Strictly speaking, projection is never made; it happens, it is simply there.
In the darkness of anything external to me I find, without recognizing it as such, an interior or psychic life that is my own.
It would therefore be a mistake in my opinion to explain the formula “tarn ethice quam physice” by the theory of correspondences, and to say that this is its “cause.”
On the contrary, this theory is more likely to be a rationalization of the experience of projection.
The alchemist did not practise his art because he believed on theoretical grounds in correspondence; the point is that he had a theory of correspondence because he experienced the presence of pre-existing ideas in physical matter.
I am therefore inclined to assume that the real root of alchemy is to be sought less in philosophical doctrines than in the projections of individual investigators.
I mean by this that while working on his chemical experiments the operator had certain psychic experiences which appeared to him as the particular behaviour of the chemical process.
Since it was a question of projection, he was naturally unconscious of the fact that the experience had nothing to do with matter itself (that is, with matter as we know it today).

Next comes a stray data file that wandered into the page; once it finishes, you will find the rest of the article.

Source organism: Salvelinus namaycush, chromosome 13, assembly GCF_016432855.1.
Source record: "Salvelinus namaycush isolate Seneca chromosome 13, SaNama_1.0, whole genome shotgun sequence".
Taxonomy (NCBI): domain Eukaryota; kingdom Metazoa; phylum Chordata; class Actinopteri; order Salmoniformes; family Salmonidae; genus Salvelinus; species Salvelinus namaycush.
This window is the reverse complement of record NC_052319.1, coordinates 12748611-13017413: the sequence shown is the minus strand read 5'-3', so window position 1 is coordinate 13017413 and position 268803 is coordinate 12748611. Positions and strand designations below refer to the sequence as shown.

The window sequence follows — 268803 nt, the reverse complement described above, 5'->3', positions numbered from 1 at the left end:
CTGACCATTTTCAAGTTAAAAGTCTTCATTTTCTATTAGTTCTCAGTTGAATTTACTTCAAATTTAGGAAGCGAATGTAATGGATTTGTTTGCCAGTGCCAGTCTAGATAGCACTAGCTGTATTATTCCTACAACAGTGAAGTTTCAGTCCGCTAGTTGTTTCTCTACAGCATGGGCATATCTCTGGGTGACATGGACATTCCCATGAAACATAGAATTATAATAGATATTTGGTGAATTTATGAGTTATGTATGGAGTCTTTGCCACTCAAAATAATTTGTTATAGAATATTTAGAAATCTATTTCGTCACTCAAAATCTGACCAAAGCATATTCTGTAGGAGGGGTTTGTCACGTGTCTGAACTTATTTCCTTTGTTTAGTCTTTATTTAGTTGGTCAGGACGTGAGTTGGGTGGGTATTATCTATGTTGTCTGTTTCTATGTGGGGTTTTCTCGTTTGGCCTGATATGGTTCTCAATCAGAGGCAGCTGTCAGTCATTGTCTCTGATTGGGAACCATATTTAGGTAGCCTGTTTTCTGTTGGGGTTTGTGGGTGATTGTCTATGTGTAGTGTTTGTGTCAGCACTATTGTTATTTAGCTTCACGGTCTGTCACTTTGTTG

He experienced his projection as a property of matter; but what he was in reality experiencing was his own unconscious.
In this way he recapitulated the whole history of man’s knowledge of nature.
As we all know, science began with the stars, and mankind discovered in them the dominants of the unconscious, the “gods,” as well as the curious psychological qualities of the zodiac: a complete projected theory of human character.
Astrology is a primordial experience similar to alchemy. Such projections repeat themselves whenever man tries to explore an empty darkness and involuntarily fills it with living form. ~Carl Jung, CW 12, Para 346